In my last post, I discussed some of the different types of constraints that can exist within many manufacturing companies. I also focused the discussion on one particular type of constraint, referred to as a strategic constraint.
In this post, I will continue our discussion on accounting systems that are used to maximize profitability within your company. I will also talk about organizational paradigms that must be considered. As mentioned previously, throughout this series, I will continue to reference a book I highly recommend, entitled Throughput Accounting Techniques by Etienne Du Plooy(1).
Understanding organizational paradigms
Throughput-oriented thinking and traditional cost-oriented thinking are two markedly different approaches that influence decision making in very different ways. Throughput accounting is typically a challenge for most cost-oriented thinkers, because cost-oriented thinking traditionally supports the belief that improving part of the system will improve the performance of the entire system, regardless of whether or not the part being improved is actually a system constraint.
Organizations operate with certain paradigms, with some being more cost-focused, some being more service-focused, and some being more production-focused. As organizations work to achieve their goals, they choose a set of strategies and tactics they believe best suit them. Their thinking is largely influenced by what they know, and to a lesser extent by what they don’t know. Some organizations develop strategies and tactics that appear to be well formulated, but when their financial results are confirmed, the expected returns just aren’t there. This proves that the chosen strategy might not have been the right one.
While there are many paradigms in today’s complex systems, cost-focused systems are deeply rooted in the costs of materials, assets, and activities where almost every expense is justified by accumulated and allocated cost. Within organizations with a cost paradigm, you will see the application of methods that analyze and evaluate cost relevance for independent parts of a system or business. The perceived independent parts are considered equal to the system’s whole. When subsequent analyses are made, they are based on qualitative and quantitative factors affecting cost variability and cost drivers which, in turn, affect decisions made on the information provided to cost centers and whole systems. Finally, decisions are then made based on the cost-focused paradigm as it’s what many in organizations with this paradigm believe is the only one that exists.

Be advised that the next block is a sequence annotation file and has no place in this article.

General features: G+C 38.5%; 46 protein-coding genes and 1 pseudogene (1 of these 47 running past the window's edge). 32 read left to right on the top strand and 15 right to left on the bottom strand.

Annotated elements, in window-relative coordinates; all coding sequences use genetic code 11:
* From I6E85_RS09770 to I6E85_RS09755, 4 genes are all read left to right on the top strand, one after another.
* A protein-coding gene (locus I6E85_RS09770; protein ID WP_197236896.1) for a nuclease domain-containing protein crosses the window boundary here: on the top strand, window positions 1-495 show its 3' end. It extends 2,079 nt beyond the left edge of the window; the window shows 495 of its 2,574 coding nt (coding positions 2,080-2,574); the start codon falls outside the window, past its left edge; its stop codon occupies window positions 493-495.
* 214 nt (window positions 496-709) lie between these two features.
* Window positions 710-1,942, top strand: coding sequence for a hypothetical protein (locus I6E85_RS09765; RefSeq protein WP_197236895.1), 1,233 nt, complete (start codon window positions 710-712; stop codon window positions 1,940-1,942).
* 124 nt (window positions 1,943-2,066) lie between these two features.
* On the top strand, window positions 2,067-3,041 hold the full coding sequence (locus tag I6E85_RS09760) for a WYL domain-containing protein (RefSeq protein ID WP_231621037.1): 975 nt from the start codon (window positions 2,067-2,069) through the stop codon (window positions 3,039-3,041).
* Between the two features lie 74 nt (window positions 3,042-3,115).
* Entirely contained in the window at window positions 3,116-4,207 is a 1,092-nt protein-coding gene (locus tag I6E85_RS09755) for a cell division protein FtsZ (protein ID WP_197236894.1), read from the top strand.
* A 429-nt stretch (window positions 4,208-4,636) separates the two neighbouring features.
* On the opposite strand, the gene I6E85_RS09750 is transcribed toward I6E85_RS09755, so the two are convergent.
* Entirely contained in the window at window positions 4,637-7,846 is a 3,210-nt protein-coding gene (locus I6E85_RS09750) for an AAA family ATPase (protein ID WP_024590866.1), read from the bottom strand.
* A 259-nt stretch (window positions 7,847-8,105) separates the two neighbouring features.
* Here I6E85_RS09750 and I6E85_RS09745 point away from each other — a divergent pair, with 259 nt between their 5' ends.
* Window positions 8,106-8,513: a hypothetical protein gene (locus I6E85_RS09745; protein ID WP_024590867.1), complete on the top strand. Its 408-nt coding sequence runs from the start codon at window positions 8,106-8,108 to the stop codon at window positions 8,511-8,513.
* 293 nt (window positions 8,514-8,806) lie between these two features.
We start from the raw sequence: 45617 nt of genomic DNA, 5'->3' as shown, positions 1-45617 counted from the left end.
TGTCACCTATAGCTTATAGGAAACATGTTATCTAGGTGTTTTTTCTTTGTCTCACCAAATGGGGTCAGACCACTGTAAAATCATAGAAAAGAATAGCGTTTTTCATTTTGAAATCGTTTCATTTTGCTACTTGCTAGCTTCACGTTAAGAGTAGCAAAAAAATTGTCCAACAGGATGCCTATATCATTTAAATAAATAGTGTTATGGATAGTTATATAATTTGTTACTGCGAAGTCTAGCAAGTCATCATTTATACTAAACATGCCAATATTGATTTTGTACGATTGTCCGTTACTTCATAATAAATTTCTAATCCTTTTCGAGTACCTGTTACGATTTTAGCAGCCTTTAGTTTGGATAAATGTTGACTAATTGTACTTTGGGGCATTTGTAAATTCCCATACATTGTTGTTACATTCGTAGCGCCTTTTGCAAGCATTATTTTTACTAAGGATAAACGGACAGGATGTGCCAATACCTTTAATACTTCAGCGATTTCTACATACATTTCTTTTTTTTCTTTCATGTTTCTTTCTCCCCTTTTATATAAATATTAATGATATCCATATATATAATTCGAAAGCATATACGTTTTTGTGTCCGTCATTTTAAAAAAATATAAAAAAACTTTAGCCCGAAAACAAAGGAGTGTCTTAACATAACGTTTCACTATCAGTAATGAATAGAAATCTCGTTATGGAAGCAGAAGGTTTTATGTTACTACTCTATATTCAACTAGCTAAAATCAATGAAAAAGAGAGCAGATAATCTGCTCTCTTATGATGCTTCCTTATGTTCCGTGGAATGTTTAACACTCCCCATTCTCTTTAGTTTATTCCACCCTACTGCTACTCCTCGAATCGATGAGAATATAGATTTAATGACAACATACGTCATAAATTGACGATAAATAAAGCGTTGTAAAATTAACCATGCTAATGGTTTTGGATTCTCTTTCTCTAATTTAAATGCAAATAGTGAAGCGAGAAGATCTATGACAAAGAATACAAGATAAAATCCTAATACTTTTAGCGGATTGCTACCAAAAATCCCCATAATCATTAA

Throughput-focused paradigms are focused on system flow. From a management accounting perspective, the flow is measured in monetary speed terms. Throughput-oriented analyses are often constraint-based, where the main focus is maximizing holistic system value. Acknowledging that system capacities are limited is an important feature of throughput accounting.
Quantitative factors affecting cost variability are never presumed, but are clearly defined. Qualitative factors are generally the domain of continuous improvement tools such as Lean, Six Sigma, Kaizen, or the Theory of Constraints (TOC) to name a few. Throughput accounting has been used in conjunction with these methods. The information provided by throughput accounting is therefore based on systemic facts and not subject to the assumptions of cost-focused paradigms.
A paradigm is a view of the theories and methodologies of a subject, so shifting from one paradigm to another involves a change of your basic assumptions. A paradigm shift is a significant change in approach and underlying principles. TOC challenges assumptions and considers that change must be significant enough to be accepted. Change is wrongly assumed to always require multiple choices.
Using throughput accounting measures, the Theory of Constraints highlights that changing only a single or a few things causes significant change in the performance of the system. TOC’s process of ongoing improvement focuses on identifying, managing, and focusing on the leverage points that exist within every system, but requires a shift in paradigm towards throughput accounting.
Coming in the next post
In my next post, we will dive much deeper into the basic measures of throughput accounting and demonstrate why using it will help companies significantly improve their profitability.
If you’d like to read more about accounting in a manufacturing environment, check out my series Problems with Traditional Management Accounting.
Until next time,
(1)Etienne Du Plooy, Throughput Accounting Techniques, General Media Press, Garsfontein, South Africa, 2016
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